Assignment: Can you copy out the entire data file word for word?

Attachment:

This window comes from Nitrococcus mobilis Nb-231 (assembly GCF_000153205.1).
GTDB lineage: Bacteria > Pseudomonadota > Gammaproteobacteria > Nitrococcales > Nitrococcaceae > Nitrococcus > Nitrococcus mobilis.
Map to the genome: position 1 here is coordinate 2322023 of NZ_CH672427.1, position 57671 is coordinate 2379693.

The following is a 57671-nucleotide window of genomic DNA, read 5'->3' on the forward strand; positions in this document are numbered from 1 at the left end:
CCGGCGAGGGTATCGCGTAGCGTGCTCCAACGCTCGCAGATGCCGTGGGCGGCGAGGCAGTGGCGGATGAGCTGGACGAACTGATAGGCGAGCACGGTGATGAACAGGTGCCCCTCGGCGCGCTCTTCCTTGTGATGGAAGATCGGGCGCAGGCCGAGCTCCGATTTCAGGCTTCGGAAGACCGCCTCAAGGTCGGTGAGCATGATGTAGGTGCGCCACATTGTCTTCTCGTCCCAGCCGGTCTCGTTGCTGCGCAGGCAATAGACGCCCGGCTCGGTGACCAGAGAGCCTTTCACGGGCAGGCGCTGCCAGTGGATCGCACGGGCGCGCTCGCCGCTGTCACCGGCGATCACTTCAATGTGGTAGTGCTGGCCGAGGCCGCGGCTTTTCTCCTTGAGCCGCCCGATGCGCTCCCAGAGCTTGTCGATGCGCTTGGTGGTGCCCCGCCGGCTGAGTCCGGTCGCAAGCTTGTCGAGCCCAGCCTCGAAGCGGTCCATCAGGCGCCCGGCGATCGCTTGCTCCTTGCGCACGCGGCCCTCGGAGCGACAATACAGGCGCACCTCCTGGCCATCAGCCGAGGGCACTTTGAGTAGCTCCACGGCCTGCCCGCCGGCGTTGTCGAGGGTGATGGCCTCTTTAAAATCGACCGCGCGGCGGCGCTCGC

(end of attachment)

This window comes from Nitrococcus mobilis Nb-231 (assembly GCF_000153205.1).
GTDB lineage: Bacteria > Pseudomonadota > Gammaproteobacteria > Nitrococcales > Nitrococcaceae > Nitrococcus > Nitrococcus mobilis.
Map to the genome: position 1 here is coordinate 2322023 of NZ_CH672427.1, position 57671 is coordinate 2379693.

The following is a 57671-nucleotide window of genomic DNA, read 5'->3' on the forward strand; positions in this document are numbered from 1 at the left end:
CCGGCGAGGGTATCGCGTAGCGTGCTCCAACGCTCGCAGATGCCGTGGGCGGCGAGGCAGTGGCGGATGAGCTGGACGAACTGATAGGCGAGCACGGTGATGAACAGGTGCCCCTCGGCGCGCTCTTCCTTGTGATGGAAGATCGGGCGCAGGCCGAGCTCCGATTTCAGGCTTCGGAAGACCGCCTCAAGGTCGGTGAGCATGATGTAGGTGCGCCACATTGTCTTCTCGTCCCAGCCGGTCTCGTTGCTGCGCAGGCAATAGACGCCCGGCTCGGTGACCAGAGAGCCTTTCACGGGCAGGCGCTGCCAGTGGATCGCACGGGCGCGCTCGCCGCTGTCACCGGCGATCACTTCAATGTGGTAGTGCTGGCCGAGGCCGCGGCTTTTCTCCTTGAGCCGCCCGATGCGCTCCCAGAGCTTGTCGATGCGCTTGGTGGTGCCCCGCCGGCTGAGTCCGGTCGCAAGCTTGTCGAGCCCAGCCTCGAAGCGGTCCATCAGGCGCCCGGCGATCGCTTGCTCCTTGCGCACGCGGCCCTCGGAGCGACAATACAGGCGCACCTCCTGGCCATCAGCCGAGGGCACTTTGAGTAGCTCCACGGCCTGCCCGCCGGCGTTGTCGAGGGTGATGGCCTCTTTAAAATCGACCGCGCGGCGGCGCTCGC